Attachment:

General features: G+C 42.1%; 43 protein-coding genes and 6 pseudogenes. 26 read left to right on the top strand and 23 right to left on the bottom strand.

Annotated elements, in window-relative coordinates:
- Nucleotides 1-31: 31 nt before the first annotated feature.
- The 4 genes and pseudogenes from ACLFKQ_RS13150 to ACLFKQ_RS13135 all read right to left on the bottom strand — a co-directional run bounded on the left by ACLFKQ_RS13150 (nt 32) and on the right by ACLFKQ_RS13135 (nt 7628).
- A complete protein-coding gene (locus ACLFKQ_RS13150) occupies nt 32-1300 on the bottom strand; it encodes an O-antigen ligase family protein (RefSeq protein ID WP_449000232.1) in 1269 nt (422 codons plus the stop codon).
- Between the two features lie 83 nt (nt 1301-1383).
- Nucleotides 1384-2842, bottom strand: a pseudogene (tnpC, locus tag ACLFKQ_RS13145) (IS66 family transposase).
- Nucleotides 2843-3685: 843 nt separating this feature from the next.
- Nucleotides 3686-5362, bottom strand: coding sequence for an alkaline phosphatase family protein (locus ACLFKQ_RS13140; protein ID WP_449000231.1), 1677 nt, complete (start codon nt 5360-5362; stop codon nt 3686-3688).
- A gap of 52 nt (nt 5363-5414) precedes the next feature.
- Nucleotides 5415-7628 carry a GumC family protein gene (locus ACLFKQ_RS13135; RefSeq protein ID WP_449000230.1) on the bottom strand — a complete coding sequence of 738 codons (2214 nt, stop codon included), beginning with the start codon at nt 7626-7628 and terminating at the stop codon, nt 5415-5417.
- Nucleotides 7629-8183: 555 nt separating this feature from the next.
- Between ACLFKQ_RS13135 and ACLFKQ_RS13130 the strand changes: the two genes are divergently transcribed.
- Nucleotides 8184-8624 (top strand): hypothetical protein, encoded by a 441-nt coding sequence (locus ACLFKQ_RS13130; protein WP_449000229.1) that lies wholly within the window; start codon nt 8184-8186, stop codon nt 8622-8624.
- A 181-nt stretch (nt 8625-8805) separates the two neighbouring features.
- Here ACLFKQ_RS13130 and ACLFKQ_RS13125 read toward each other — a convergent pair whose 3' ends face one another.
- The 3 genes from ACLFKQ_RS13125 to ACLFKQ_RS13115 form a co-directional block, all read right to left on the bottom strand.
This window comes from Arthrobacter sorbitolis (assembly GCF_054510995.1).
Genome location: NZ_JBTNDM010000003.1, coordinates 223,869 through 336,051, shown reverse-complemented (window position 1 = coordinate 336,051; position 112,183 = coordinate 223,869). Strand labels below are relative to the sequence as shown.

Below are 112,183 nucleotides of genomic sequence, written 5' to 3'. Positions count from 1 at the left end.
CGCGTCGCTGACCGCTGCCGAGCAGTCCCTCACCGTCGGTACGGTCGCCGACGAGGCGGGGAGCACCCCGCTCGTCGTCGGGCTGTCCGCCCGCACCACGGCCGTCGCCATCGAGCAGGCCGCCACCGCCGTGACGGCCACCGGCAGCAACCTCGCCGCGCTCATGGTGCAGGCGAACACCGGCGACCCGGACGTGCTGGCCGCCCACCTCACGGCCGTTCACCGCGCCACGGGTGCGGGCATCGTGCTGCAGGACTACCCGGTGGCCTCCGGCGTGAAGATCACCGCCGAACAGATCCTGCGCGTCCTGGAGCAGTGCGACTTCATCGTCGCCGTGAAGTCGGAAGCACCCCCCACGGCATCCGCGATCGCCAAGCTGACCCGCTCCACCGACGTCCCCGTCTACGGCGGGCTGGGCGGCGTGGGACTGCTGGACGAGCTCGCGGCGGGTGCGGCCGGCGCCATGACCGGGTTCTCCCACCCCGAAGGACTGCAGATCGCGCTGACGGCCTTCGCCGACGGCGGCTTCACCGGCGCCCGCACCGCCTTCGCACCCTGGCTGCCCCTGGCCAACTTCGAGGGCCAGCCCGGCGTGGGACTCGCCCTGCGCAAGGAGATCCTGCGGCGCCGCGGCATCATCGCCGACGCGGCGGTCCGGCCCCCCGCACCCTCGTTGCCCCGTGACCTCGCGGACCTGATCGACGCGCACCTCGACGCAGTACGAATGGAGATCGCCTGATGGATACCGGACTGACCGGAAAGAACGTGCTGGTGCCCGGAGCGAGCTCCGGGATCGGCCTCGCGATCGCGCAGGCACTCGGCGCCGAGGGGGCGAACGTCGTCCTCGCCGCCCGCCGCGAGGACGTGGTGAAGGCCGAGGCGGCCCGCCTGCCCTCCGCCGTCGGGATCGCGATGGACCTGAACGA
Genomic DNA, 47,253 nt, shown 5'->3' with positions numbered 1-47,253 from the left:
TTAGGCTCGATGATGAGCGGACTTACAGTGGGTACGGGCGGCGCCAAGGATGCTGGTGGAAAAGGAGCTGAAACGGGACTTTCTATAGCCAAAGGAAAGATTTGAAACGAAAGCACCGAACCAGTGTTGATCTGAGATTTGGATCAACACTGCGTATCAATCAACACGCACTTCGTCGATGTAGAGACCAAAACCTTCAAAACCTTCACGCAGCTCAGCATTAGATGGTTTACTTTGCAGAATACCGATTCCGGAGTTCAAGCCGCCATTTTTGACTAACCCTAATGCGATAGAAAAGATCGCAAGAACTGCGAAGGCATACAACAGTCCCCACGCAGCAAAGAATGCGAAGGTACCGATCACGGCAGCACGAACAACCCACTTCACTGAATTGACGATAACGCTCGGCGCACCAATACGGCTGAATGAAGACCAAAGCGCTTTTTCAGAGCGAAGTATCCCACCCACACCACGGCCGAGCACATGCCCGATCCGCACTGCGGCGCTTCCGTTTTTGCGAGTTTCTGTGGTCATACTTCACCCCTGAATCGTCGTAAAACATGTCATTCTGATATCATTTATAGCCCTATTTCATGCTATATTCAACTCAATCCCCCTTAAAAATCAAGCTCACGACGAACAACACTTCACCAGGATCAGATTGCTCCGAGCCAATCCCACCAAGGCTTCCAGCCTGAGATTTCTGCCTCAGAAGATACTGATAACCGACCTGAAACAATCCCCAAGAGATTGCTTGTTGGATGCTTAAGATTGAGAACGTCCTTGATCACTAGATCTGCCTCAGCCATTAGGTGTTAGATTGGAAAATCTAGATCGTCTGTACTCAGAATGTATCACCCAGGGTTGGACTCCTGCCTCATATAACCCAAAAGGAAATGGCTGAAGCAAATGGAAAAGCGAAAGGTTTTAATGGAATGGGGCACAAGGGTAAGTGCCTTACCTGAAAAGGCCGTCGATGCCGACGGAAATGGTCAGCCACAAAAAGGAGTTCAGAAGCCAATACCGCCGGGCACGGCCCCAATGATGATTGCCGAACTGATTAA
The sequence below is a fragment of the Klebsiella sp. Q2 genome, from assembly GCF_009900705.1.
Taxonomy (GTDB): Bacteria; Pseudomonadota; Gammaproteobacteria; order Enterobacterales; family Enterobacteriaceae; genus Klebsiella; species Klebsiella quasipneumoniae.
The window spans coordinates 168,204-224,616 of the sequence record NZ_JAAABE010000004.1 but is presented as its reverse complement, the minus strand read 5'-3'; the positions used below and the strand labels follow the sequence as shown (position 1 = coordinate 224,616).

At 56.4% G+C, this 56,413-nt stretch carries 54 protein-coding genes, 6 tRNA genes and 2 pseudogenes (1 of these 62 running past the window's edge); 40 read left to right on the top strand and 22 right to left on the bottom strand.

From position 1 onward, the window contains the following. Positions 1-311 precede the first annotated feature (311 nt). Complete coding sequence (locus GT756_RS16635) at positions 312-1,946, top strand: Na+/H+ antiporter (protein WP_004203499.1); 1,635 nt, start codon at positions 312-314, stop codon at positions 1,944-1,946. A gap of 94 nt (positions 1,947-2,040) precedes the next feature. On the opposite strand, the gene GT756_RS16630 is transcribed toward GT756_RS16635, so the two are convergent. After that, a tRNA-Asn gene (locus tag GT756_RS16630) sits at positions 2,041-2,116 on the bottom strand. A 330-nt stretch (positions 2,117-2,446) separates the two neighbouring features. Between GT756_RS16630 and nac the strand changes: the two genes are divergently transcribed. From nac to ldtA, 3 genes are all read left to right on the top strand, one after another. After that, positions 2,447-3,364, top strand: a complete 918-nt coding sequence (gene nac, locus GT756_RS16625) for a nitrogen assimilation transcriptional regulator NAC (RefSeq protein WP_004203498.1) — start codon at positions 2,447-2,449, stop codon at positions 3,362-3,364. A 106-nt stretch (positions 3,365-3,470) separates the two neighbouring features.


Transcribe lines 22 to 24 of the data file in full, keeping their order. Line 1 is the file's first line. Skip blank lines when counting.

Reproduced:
Genomic DNA, 47,253 nt, shown 5'->3' with positions numbered 1-47,253 from the left:
TTAGGCTCGATGATGAGCGGACTTACAGTGGGTACGGGCGGCGCCAAGGATGCTGGTGGAAAAGGAGCTGAAACGGGACTTTCTATAGCCAAAGGAAAGATTTGAAACGAAAGCACCGAACCAGTGTTGATCTGAGATTTGGATCAACACTGCGTATCAATCAACACGCACTTCGTCGATGTAGAGACCAAAACCTTCAAAACCTTCACGCAGCTCAGCATTAGATGGTTTACTTTGCAGAATACCGATTCCGGAGTTCAAGCCGCCATTTTTGACTAACCCTAATGCGATAGAAAAGATCGCAAGAACTGCGAAGGCATACAACAGTCCCCACGCAGCAAAGAATGCGAAGGTACCGATCACGGCAGCACGAACAACCCACTTCACTGAATTGACGATAACGCTCGGCGCACCAATACGGCTGAATGAAGACCAAAGCGCTTTTTCAGAGCGAAGTATCCCACCCACACCACGGCCGAGCACATGCCCGATCCGCACTGCGGCGCTTCCGTTTTTGCGAGTTTCTGTGGTCATACTTCACCCCTGAATCGTCGTAAAACATGTCATTCTGATATCATTTATAGCCCTATTTCATGCTATATTCAACTCAATCCCCCTTAAAAATCAAGCTCACGACGAACAACACTTCACCAGGATCAGATTGCTCCGAGCCAATCCCACCAAGGCTTCCAGCCTGAGATTTCTGCCTCAGAAGATACTGATAACCGACCTGAAACAATCCCCAAGAGATTGCTTGTTGGATGCTTAAGATTGAGAACGTCCTTGATCACTAGATCTGCCTCAGCCATTAGGTGTTAGATTGGAAAATCTAGATCGTCTGTACTCAGAATGTATCACCCAGGGTTGGACTCCTGCCTCATATAACCCAAAAGGAAATGGCTGAAGCAAATGGAAAAGCGAAAGGTTTTAATGGAATGGGGCACAAGGGTAAGTGCCTTACCTGAAAAGGCCGTCGATGCCGACGGAAATGGTCAGCCACAAAAAGGAGTTCAGAAGCCAATACCGCCGGGCACGGCCCCAATGATGATTGCCGAACTGATTAA
The sequence below is a fragment of the Klebsiella sp. Q2 genome, from assembly GCF_009900705.1.